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Database

This chapter talks about the basics of configuring the database connection, creating tables, running database scripts from the extensions and manually building database queries.

Note
To map your application data to database tables in a comfortable way, the recommended way is the Pagekit Object-relational mapper (ORM) which is described in its own chapter.

Configuration

Database credentials are stored in config.php. Pagekit supports mysqland sqlite.

'database' => [
    'connections' => [
      'mysql' => [
        'host' => 'localhost',
        'user' => 'root',
        'password' => 'PASSWORD',
        'dbname' => 'DATABASE',
        'prefix' => 'PREFIX_',
      ],
    ],
  ],
  ...

Working with database prefixes

All table names include the prefix of your Pagekit installation. To dynamically address tables in the backend, use the table name with the @ symbol as a placeholder for the prefix. As a convention you should start the table name with your extension name, e.g. options table for the foobar extension: @foobar_option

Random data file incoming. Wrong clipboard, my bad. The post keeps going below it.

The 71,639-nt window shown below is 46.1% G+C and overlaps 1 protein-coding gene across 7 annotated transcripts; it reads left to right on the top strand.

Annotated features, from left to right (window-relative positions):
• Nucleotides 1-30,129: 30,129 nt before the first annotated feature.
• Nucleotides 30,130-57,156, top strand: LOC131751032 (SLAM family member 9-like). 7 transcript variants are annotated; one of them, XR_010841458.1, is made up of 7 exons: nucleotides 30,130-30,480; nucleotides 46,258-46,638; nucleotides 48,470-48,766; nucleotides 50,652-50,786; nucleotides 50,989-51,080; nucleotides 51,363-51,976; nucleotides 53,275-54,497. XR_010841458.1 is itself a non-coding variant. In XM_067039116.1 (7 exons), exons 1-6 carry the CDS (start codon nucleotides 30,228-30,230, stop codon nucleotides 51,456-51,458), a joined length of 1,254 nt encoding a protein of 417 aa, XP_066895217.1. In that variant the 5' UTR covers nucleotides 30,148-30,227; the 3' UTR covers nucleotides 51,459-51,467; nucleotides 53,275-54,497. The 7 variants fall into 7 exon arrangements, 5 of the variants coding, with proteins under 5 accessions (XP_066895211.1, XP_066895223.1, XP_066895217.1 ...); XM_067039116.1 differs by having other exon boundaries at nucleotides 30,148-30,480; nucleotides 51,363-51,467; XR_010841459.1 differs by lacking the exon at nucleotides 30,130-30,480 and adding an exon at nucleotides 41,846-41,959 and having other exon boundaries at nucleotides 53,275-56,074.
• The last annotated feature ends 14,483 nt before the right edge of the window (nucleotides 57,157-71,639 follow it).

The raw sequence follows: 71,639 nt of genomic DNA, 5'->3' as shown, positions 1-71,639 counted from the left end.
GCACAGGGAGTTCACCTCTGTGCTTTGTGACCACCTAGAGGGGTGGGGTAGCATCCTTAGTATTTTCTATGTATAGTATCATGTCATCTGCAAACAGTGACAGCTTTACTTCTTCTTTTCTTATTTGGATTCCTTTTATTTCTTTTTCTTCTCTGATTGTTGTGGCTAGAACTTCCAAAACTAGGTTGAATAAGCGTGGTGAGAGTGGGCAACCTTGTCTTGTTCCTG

Database utility

You can manage your database schema using the database service utility (see the following examples).

$util = $this['db']->getUtility();

Check if tables exists

if ($util->tablesExist(['@table1', '@table2'])) {
  // tables exists
}

Create table

Use Utility::createTable($table, \Closure $callback) to create a table, the first parameter passed to the callback will be a Doctrine\DBAL\Schema\Table instance.

$util->createTable('@foobar_option', function($table) {
    $table->addColumn('id', 'integer', ['unsigned' => true, 'length' => 10, 'autoincrement' => true]);
    $table->addColumn('name', 'string', ['length' => 64, 'default' => '']);
    $table->addColumn('value', 'text');
    $table->addColumn('autoload', 'boolean', ['default' => false]);
    $table->setPrimaryKey(['id']);
    $table->addUniqueIndex(['name'], 'OPTION_NAME');
});

The $table object is an instance of \Doctrine\DBAL\Schema\Table. You can find its class reference in the official Doctrine documentation.

When creating a column using addColumn, you might want to look at the available data types and the availabe column options from the Doctrine documentation as well.

Creating a table is commonly done in the install hook of the scripts.php inside your extension. Read more about Migrations in the next section.

Migrations

Database migrations are defined in the 'updates' section of the scripts.php in your extension. A full example for the scripts.php can be found in the Hello extension. Remember to link that file from your composer.json so that it is actually executed:

    "extra": {
       "scripts": "scripts.php"